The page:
The same thing happened to one of Moreno's former colleagues on the California Supreme Court. Janice Rogers Brown's speeches were used against her when she was nominated to the D.C. Circuit a few years back.
Moreno's speeches aren't ideological.
"I like to talk about foster care, diversity, pro bono, the legal profession, access to justice," he said. "Sort of broad issues."
A Mexican-American, Moreno had warned in his Prop 8 dissent that the majority decision could put all minorities' rights at risk. And he expanded on that thought Wednesday.
"Sometimes a principle, when extended beyond the current facts, can result in unintended consequences," he said.
Moreno pointed out that his dissent cited the dissent in Korematsu v. United States, 323 U.S. 214, the 1944 U.S. Supreme Court ruling that OK'd the exclusion of Japanese-Americans from the West Coast. Justice Robert Jackson's dissent decried how a ruling one year earlier imposing a curfew on Japanese-Americans had opened the door to internment camps.
"It's uncertain whether or not the principles the court upheld [in the Prop 8 ruling] will be extended to other groups," Moreno said Wednesday. "But it's a possibility."
Asked if Prop 8 would have been upheld if it banned interracial marriage, he said "clearly not." The court, he said, would have been obliged to follow Loving v. Virginia, 388 U.S. 1, the U.S. Supreme Court's 1967 ruling that ended anti-miscegenation laws.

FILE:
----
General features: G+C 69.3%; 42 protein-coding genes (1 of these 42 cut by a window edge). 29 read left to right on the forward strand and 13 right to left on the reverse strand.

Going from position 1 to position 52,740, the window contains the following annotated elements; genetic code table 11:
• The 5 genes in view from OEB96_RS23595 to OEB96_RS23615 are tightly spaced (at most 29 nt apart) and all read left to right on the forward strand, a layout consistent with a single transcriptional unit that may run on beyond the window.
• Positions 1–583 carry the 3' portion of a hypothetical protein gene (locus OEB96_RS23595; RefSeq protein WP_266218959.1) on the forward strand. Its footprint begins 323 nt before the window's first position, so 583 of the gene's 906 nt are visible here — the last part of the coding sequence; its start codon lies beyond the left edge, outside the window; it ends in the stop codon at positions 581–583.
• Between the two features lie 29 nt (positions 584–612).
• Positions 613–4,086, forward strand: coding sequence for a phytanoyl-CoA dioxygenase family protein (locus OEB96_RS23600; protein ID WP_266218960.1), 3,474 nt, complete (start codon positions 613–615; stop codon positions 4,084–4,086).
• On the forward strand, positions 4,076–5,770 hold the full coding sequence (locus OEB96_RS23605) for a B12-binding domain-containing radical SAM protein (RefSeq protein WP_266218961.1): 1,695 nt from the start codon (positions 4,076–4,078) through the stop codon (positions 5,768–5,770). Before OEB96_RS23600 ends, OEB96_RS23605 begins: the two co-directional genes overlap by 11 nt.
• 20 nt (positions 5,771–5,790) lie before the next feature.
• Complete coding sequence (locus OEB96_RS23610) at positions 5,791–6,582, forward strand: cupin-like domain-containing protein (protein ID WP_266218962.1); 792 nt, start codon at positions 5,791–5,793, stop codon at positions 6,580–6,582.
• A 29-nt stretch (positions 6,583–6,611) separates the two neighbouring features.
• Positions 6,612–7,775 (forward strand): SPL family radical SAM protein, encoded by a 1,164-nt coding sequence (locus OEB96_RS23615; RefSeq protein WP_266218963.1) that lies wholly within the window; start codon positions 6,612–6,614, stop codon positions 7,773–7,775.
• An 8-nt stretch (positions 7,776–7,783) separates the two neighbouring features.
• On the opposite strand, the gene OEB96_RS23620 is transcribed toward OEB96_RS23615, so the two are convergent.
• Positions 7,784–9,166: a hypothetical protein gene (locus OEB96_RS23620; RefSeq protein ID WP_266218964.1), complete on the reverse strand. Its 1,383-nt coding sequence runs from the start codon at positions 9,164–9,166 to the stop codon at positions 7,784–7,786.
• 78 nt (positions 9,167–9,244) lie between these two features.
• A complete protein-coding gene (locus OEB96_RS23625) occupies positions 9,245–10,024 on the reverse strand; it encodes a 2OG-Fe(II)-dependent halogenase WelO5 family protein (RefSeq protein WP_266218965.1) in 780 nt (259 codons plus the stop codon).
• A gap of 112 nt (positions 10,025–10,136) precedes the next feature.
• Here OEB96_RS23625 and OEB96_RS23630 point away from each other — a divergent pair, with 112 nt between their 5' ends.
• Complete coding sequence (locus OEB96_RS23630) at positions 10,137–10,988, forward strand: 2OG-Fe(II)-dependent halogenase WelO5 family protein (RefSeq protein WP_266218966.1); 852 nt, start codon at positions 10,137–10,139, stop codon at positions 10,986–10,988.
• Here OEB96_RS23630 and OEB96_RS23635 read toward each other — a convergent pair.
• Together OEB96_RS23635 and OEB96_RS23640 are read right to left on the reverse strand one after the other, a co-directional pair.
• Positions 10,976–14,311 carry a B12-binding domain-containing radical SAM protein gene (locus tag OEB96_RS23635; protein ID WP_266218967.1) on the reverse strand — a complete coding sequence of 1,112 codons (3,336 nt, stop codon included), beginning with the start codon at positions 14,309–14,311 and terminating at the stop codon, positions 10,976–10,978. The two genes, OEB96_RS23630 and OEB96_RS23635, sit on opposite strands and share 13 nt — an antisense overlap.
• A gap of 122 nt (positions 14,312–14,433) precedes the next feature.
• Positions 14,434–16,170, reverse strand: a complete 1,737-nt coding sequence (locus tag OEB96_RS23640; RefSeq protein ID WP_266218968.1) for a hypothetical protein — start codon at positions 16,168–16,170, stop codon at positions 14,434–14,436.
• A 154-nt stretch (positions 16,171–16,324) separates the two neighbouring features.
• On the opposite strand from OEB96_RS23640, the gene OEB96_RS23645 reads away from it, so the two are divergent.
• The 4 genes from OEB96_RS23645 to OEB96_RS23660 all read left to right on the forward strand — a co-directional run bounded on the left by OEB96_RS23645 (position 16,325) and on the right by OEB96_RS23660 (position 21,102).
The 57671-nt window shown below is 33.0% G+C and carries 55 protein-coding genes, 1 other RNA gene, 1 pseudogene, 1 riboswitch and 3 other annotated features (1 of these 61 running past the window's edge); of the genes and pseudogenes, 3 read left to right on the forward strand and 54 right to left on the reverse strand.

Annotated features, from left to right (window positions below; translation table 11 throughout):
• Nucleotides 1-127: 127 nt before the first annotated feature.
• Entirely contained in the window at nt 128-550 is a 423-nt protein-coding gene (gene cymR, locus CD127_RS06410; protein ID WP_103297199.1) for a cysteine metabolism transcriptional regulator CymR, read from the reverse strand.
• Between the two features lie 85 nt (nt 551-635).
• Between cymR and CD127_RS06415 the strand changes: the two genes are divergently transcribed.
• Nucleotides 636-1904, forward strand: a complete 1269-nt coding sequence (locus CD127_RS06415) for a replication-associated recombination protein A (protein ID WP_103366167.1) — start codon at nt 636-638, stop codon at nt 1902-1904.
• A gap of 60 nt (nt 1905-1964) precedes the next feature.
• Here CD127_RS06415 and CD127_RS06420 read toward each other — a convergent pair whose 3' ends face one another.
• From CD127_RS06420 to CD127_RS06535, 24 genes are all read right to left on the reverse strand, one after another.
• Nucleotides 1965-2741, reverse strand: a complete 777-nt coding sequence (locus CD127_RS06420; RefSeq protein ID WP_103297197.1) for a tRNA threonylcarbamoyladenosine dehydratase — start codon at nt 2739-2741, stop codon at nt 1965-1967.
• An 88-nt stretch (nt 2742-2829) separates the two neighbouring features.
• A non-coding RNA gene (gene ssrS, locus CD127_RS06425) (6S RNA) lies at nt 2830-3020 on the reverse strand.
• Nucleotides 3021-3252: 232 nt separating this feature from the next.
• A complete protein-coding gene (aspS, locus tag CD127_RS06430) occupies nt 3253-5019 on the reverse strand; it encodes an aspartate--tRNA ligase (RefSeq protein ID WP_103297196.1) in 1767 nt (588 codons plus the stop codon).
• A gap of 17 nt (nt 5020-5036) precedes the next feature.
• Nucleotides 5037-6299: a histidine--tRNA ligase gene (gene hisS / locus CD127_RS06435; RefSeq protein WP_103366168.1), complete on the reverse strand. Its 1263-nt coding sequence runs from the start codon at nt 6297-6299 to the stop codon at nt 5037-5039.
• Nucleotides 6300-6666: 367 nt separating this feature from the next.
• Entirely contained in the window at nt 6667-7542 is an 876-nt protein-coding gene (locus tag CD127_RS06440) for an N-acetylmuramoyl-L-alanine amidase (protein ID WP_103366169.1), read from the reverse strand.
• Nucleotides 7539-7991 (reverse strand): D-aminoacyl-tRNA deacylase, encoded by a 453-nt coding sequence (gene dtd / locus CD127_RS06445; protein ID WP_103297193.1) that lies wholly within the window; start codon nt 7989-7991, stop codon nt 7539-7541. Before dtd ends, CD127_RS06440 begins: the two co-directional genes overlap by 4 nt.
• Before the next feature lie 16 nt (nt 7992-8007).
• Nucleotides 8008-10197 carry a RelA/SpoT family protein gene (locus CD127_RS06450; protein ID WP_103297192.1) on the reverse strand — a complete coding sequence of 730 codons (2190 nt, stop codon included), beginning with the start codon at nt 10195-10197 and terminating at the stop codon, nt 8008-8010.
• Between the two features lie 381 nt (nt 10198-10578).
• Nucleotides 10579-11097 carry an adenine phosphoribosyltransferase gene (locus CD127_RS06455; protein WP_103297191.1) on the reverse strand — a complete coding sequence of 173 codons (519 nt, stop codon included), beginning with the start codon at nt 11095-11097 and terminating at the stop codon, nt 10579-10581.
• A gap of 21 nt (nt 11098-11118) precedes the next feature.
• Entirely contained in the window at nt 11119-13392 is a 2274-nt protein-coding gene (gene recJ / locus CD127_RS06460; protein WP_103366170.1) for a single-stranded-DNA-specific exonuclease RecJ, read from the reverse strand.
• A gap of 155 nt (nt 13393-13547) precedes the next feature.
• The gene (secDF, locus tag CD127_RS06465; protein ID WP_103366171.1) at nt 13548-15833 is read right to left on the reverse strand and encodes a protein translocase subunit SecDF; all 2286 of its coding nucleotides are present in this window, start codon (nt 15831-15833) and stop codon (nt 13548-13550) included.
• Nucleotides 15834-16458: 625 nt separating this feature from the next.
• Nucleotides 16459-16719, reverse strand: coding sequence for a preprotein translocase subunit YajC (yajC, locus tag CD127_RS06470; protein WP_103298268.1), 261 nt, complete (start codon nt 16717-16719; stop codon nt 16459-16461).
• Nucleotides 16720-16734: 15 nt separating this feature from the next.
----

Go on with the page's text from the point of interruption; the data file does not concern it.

"Even if looking at the California Constitution, race is a protected class," Moreno said. "So under state or federal law, this kind of discrimination would be unlawful."
But didn't the California Supreme Court in In re Marriage Cases, 43 Cal.4th 757, find sexual orientation a suspect class?
"That was my dissent," Moreno said, noting that he "relied heavily on language in the marriage cases affording specific protections against discrimination."
Moreno, who classifies himself as a moderate, is up for retention on the 2010 ballot along with Chief Justice Ronald George and Justice Ming Chin. He said he doesn't expect any major challenges.
"I don't think anybody looks at our court," he said, "as unprincipled or political."